…and keep on going :) Change your mind and change your life
I'm a middle aged accounting tutor looking for my own mild adventures with my other half before it's too late..... I've taken the plunge and organised a year long sabbatical (a year with no pay!!), sold the house and my car and am ready to go :)
I’ve now been 50 for almost 4 months and I’m fitter than I’ve been for years!
Let’s not pretend that this is an easy thing for many people to achieve; I’m currently in the enviable position of being able to fit in lots of exercise as and when I choose. Even if I was busier with work I would still be able to fit exercise around what would, largely, be my own working timetable.
However with the luxury of time that I’m currently enjoying I am taking the opportunity to engage in all sorts of different exercise, such as:-
This famous Portsmouth landmark (famous in Portsmouth anyway) sits in a decent sized car park/viewing point on Portsdown Hill overlooking Portsmouth (fabulous views to be had). It lies just passed The Churchillian pub (or just before depending on which way you’re travelling of course). There is also usually an ice-cream van in the car park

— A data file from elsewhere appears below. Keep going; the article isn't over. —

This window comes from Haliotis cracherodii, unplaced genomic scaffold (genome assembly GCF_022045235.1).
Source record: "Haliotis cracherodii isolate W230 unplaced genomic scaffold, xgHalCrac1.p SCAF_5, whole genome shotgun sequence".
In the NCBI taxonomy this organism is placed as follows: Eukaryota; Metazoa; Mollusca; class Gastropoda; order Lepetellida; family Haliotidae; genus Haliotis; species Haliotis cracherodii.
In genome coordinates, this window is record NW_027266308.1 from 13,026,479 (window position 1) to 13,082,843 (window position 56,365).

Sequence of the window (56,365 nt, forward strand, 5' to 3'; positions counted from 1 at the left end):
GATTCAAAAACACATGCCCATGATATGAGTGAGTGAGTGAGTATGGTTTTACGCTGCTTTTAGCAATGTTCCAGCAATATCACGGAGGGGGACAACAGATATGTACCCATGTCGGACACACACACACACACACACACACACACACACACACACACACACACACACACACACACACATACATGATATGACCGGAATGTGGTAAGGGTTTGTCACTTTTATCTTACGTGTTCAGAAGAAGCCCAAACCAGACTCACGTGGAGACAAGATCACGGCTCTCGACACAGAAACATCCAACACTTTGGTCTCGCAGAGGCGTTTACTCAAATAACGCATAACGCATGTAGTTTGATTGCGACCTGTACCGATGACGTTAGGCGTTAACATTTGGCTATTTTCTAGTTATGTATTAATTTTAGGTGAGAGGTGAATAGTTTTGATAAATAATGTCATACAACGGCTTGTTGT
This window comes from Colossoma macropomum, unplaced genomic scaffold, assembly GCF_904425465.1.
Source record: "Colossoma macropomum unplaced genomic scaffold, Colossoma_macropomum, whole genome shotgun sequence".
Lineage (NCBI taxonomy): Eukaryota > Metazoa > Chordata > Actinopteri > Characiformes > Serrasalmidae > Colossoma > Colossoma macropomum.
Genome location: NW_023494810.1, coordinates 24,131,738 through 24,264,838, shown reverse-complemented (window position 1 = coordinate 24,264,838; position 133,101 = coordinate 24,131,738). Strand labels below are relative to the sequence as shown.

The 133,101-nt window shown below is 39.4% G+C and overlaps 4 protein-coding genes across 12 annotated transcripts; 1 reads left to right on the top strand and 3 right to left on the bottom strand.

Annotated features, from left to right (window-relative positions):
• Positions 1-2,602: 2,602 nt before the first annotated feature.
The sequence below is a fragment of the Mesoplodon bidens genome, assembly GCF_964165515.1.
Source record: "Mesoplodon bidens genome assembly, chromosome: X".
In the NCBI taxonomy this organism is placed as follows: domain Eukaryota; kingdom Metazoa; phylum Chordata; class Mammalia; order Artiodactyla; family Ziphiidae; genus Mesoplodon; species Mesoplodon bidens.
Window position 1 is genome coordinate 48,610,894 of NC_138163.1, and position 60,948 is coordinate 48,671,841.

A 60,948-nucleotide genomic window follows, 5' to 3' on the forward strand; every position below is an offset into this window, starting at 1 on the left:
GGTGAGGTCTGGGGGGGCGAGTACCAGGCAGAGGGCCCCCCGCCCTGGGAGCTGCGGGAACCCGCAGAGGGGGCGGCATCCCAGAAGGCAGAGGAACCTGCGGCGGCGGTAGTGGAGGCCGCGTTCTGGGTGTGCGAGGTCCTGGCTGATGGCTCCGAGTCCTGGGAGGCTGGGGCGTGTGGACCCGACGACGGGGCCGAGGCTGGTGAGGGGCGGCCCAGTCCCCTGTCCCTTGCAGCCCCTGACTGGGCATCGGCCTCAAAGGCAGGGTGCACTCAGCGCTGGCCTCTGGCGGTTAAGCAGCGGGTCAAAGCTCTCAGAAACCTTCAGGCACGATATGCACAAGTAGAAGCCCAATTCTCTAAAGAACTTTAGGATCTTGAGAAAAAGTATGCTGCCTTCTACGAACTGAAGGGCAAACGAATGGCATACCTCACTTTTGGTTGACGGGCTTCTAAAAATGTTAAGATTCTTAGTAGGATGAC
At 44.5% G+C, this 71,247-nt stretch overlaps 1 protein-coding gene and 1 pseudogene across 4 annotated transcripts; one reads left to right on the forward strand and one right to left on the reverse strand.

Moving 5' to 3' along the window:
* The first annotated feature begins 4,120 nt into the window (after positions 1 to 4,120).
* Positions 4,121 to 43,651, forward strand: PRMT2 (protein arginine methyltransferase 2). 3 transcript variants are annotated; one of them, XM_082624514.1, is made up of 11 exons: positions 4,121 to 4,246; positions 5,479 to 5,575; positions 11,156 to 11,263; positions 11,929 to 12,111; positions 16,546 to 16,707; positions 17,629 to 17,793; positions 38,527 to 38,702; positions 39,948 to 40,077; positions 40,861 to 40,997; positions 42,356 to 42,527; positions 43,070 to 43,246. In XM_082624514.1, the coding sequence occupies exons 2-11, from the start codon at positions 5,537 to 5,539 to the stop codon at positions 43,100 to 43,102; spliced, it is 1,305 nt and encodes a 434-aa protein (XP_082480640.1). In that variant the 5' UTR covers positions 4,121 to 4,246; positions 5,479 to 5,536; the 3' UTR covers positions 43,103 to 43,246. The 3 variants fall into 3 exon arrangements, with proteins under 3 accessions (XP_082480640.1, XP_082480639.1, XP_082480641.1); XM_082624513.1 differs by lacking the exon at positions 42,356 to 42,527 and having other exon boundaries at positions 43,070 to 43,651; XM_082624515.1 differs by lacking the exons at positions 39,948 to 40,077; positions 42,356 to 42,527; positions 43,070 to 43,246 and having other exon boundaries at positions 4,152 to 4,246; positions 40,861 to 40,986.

Open 24/7 it was even busy today which is dreary and wet – we still had to queue. Although the queue was never less than 5 people in the time we were there, it did move quickly. And even today we saw people with an ice cream (that’s usually us to be fair!)
In such an environment there were scores of gulls flying around pouncing on any discarded food! Sat safely in the car they didn’t bother us at all though 🙂
Most amusing though was when we saw a group of 4 or 5 Japanese tourists turn up; and yes, they were taking photos of the burger van and selfies! Brilliant 🙂
So the big question, of course, is ‘Did I have an actual monster burger?!’ The answer is no – of course not; the monster burgers contain a 1lb burger together with any extras you choose. We opted for the small 1/4 pounder – I had cheese and mushroom, Calv cheese and bacon and Sam, a chilli relish. Sam also ordered small chips, which were more than enough for all 3 of us.